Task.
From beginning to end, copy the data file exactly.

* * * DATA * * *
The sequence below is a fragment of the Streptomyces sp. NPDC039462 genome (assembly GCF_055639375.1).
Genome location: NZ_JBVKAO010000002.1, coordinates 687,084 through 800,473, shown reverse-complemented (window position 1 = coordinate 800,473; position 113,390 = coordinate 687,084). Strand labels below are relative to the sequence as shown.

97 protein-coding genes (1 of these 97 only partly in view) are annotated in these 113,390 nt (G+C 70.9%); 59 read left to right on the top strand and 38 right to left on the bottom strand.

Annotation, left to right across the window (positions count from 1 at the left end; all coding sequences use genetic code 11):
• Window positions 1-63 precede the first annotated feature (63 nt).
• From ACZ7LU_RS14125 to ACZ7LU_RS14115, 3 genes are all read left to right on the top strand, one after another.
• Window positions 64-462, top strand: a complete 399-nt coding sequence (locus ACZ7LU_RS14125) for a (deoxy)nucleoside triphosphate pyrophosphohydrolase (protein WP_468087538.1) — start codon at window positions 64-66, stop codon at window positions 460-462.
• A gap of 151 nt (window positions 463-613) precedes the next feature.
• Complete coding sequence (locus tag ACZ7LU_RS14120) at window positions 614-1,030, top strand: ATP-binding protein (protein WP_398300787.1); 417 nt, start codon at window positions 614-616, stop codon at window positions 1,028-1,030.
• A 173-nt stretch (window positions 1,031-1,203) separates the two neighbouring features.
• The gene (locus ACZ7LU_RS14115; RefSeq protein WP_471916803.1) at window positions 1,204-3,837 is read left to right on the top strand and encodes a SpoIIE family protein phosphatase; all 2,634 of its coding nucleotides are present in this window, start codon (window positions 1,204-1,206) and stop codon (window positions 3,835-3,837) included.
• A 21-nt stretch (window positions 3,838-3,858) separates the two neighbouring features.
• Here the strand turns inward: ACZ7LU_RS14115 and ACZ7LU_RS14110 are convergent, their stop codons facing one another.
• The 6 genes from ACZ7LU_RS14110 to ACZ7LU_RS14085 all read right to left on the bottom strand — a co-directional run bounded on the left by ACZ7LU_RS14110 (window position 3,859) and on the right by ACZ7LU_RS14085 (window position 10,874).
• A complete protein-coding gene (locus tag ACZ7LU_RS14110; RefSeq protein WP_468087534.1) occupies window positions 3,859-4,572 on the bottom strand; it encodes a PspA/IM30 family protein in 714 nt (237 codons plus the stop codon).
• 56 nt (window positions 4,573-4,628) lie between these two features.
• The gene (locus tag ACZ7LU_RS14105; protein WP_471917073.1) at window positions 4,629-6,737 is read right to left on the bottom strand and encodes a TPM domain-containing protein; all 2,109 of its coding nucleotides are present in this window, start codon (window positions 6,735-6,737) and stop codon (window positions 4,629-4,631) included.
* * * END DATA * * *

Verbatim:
The sequence below is a fragment of the Streptomyces sp. NPDC039462 genome (assembly GCF_055639375.1).
Genome location: NZ_JBVKAO010000002.1, coordinates 687,084 through 800,473, shown reverse-complemented (window position 1 = coordinate 800,473; position 113,390 = coordinate 687,084). Strand labels below are relative to the sequence as shown.

97 protein-coding genes (1 of these 97 only partly in view) are annotated in these 113,390 nt (G+C 70.9%); 59 read left to right on the top strand and 38 right to left on the bottom strand.

Annotation, left to right across the window (positions count from 1 at the left end; all coding sequences use genetic code 11):
• Window positions 1-63 precede the first annotated feature (63 nt).
• From ACZ7LU_RS14125 to ACZ7LU_RS14115, 3 genes are all read left to right on the top strand, one after another.
• Window positions 64-462, top strand: a complete 399-nt coding sequence (locus ACZ7LU_RS14125) for a (deoxy)nucleoside triphosphate pyrophosphohydrolase (protein WP_468087538.1) — start codon at window positions 64-66, stop codon at window positions 460-462.
• A gap of 151 nt (window positions 463-613) precedes the next feature.
• Complete coding sequence (locus tag ACZ7LU_RS14120) at window positions 614-1,030, top strand: ATP-binding protein (protein WP_398300787.1); 417 nt, start codon at window positions 614-616, stop codon at window positions 1,028-1,030.
• A 173-nt stretch (window positions 1,031-1,203) separates the two neighbouring features.
• The gene (locus ACZ7LU_RS14115; RefSeq protein WP_471916803.1) at window positions 1,204-3,837 is read left to right on the top strand and encodes a SpoIIE family protein phosphatase; all 2,634 of its coding nucleotides are present in this window, start codon (window positions 1,204-1,206) and stop codon (window positions 3,835-3,837) included.
• A 21-nt stretch (window positions 3,838-3,858) separates the two neighbouring features.
• Here the strand turns inward: ACZ7LU_RS14115 and ACZ7LU_RS14110 are convergent, their stop codons facing one another.
• The 6 genes from ACZ7LU_RS14110 to ACZ7LU_RS14085 all read right to left on the bottom strand — a co-directional run bounded on the left by ACZ7LU_RS14110 (window position 3,859) and on the right by ACZ7LU_RS14085 (window position 10,874).
• A complete protein-coding gene (locus tag ACZ7LU_RS14110; RefSeq protein WP_468087534.1) occupies window positions 3,859-4,572 on the bottom strand; it encodes a PspA/IM30 family protein in 714 nt (237 codons plus the stop codon).
• 56 nt (window positions 4,573-4,628) lie between these two features.
• The gene (locus tag ACZ7LU_RS14105; protein WP_471917073.1) at window positions 4,629-6,737 is read right to left on the bottom strand and encodes a TPM domain-containing protein; all 2,109 of its coding nucleotides are present in this window, start codon (window positions 6,735-6,737) and stop codon (window positions 4,629-4,631) included.